Written by M. Subalakshmi, translated from Tamil by Nisha Felicita
There is heavenly nectar called honey, which you probably eat and enjoy on a regular basis. There are stacks of them in shops and honey is used in many food items like tea, baked products and is also used to soothe sore throats, cough and ulcers. However, have you ever thought about where honey actually comes from? How does it end up in the shops near your house?
For the tribal communities of Tamil Nadu who reside in or near the forests, honey is one of the basic food items in their diet. These tribals, like my Kadar tribe, extract honey from different sources in the forest.
Honey can be found in between rocks, in tree trunks and from the branches of trees. When tribals go to the forest to collect honey, they carry with them some essential tools needed to extract honey from trees.
The first tool is pieces of bamboo. These bamboo pieces, which are cut and shaped for the job, are thrust into tree trunks and are used as steps or like a ladder to climb the tree and extract honey.
This next tool is made with grass and grass is sewn together to make a bundle. When the person collecting honey climbs a tree to collect honey, they will set this bundle of grass on fire. The burning fire will keep the person safe by keeping the bees away from them. This tool plays an important role in honey extraction.
This tool is created by carving a piece of wood and is used to beat the wood during extraction of honey.
After the person collecting honey has climbed the tree, they approach the beehive, keeping the bundle of grass lit on fire with them to protect them from bee stings. They then crawl slowly along the branch to the side of the beehive where the honey is and cut away the part which contains the honey, which is the base of the branch.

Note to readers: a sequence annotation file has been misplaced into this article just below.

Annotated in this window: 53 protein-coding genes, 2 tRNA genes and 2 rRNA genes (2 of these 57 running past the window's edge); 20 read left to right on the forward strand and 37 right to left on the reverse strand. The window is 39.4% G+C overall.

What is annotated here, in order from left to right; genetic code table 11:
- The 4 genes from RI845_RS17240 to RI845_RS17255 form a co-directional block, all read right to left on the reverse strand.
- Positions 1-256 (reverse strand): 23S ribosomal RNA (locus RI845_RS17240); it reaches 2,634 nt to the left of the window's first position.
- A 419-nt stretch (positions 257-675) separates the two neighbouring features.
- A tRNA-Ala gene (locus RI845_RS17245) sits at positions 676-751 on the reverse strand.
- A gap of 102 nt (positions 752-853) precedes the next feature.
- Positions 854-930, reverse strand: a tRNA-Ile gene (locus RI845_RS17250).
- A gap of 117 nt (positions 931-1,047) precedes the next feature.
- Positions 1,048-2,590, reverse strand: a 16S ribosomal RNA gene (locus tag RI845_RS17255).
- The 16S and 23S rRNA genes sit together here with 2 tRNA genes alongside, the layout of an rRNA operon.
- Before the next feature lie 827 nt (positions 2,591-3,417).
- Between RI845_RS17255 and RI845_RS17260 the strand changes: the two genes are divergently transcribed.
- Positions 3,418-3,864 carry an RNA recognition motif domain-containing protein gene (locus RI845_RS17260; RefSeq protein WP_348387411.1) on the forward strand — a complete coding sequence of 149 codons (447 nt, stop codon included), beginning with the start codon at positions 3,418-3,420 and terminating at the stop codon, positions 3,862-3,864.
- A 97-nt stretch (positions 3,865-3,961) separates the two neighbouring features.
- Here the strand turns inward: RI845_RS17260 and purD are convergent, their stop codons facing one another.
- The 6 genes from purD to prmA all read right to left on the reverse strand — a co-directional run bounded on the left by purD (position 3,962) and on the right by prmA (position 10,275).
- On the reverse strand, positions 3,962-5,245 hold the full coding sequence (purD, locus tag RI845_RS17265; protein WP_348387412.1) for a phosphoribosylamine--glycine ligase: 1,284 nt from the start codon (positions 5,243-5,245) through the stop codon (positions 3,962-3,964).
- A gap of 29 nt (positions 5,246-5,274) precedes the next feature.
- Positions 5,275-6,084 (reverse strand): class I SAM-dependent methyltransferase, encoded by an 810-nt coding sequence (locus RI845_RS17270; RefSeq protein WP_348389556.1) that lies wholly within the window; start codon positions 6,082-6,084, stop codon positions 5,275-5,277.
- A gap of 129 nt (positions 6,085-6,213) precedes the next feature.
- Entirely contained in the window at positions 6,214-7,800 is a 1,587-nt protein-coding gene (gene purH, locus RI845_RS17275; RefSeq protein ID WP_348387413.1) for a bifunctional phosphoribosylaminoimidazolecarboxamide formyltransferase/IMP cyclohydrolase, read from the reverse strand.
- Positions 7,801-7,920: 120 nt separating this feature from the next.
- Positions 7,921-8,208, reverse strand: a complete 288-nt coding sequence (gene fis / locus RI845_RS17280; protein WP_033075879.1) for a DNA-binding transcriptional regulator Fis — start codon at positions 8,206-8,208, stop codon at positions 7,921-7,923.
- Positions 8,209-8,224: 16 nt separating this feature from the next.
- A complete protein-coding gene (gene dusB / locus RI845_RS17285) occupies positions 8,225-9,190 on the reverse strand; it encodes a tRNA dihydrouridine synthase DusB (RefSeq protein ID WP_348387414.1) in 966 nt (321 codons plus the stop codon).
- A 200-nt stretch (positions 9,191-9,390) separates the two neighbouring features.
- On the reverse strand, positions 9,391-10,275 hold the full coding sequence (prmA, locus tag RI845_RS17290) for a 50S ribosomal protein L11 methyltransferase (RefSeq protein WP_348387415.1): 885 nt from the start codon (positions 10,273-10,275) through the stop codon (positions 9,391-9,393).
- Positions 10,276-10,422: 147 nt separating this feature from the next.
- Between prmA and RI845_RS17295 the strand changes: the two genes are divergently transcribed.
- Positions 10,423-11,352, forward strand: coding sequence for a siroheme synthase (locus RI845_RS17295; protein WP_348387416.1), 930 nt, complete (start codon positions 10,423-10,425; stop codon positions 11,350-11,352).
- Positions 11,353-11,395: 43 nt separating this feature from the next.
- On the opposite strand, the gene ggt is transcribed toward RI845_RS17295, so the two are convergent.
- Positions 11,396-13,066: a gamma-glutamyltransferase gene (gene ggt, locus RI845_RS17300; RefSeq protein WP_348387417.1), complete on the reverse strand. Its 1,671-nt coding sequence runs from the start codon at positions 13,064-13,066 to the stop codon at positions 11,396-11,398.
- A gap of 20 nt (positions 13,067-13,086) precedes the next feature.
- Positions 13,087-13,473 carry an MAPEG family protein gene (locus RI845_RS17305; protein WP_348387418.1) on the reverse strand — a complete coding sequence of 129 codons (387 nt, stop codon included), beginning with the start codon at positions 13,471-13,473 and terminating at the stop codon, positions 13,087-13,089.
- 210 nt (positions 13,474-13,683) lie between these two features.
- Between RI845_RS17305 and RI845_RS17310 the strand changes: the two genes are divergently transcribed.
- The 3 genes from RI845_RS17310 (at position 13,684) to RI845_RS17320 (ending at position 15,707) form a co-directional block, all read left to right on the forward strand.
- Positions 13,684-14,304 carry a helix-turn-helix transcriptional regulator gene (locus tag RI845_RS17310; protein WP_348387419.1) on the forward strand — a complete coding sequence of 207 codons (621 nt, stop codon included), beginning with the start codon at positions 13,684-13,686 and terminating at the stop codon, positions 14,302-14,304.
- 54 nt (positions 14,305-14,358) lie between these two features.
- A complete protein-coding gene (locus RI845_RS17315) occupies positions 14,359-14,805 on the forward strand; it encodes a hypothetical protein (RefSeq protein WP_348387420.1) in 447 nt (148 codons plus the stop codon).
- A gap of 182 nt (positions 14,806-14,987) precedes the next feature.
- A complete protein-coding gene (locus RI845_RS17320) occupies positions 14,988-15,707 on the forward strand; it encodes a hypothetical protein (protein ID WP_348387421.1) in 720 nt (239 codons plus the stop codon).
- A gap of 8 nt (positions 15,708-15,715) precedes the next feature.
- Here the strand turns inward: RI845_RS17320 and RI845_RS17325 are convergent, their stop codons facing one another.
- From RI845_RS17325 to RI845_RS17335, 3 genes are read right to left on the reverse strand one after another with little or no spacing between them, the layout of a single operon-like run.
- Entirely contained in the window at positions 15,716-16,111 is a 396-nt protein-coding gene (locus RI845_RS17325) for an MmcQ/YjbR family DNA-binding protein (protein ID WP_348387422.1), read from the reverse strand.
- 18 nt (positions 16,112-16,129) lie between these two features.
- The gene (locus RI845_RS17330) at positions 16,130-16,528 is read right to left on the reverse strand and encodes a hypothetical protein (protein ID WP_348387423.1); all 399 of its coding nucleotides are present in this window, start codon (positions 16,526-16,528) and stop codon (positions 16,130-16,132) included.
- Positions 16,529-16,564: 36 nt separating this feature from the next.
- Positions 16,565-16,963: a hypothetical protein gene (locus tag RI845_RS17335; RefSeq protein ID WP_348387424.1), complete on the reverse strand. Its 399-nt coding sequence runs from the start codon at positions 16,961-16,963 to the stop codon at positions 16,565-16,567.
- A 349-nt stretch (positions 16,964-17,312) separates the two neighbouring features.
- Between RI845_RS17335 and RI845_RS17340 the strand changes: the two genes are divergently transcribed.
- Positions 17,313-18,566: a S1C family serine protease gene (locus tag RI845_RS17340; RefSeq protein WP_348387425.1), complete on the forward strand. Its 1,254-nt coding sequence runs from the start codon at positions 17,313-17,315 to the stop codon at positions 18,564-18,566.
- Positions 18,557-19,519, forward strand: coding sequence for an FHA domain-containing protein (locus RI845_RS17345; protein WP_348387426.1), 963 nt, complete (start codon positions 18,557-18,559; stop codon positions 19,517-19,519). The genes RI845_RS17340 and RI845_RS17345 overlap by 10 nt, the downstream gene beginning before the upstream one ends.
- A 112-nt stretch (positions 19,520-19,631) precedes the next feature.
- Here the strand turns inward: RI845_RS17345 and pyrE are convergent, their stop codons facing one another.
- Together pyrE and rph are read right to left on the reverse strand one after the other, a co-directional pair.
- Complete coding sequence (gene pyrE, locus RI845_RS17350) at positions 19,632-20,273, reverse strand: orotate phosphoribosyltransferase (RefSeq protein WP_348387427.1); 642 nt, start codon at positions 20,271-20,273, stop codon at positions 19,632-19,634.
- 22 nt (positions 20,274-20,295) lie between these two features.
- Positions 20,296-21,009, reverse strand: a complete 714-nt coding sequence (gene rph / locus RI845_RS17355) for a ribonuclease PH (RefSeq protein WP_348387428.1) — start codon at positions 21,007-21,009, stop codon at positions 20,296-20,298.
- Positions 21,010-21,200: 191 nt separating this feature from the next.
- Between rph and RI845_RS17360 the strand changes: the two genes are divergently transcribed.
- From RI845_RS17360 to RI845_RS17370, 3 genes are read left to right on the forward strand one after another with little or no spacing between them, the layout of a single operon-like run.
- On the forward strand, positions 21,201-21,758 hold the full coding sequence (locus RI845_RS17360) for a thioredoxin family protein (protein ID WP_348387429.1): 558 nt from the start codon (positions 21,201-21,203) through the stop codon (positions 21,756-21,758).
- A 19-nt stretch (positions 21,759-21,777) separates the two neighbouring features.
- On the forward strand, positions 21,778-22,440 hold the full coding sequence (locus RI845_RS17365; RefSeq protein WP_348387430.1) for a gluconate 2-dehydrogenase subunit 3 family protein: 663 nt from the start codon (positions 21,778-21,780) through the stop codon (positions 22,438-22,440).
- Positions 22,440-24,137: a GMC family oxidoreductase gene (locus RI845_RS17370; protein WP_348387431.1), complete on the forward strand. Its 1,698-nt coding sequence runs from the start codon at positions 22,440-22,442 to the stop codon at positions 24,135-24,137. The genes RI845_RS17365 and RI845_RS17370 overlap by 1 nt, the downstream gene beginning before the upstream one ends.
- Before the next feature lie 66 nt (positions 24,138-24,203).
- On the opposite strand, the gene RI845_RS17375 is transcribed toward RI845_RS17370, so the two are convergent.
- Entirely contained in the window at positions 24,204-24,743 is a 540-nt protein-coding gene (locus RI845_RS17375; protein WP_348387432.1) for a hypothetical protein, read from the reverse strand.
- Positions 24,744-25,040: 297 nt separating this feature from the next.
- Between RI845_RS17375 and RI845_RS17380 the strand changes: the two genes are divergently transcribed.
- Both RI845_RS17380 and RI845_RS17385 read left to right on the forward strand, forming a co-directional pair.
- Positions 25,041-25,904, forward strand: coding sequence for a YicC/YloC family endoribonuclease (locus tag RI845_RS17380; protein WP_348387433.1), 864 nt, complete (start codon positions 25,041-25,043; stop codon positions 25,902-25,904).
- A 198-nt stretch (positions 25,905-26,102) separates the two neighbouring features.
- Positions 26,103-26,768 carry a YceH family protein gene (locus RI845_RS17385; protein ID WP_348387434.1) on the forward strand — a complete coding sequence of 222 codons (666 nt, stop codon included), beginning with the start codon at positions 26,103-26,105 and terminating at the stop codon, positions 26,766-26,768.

This honeycomb is then squeezed and honey is collected in a sack or tin container made of a thin metal sheet. The extracted honey is then divided into a glass or plastic bottles.
This is the traditional method that Kadar tribals use to extract honey from trees. It is labour intensive and requires a lot of effort and practice. The next time you eat honey, do remember the hard work that goes into the process behind the scenes.
During the lockdown, many tribals in Tamil Nadu and across India that usually sell honey to support their families are facing a crisis. If you’d like to support them, consider buying local and from tribals directly.
This article is created as a part of the Adivasi Awaaz project, with the support of Misereor and Prayog Samaj Sevi Sanstha.
About the author: Subalakshmi hails from the Villoni Nedugundram settlement, near Valparai district. She belongs to the Kadar community. She’s finished her Bachelor’s degree in Commerce. Being a nature lover, she hikes and does a lot of nature-watching. She also loves to spend her free time teaching dance to the children of her community.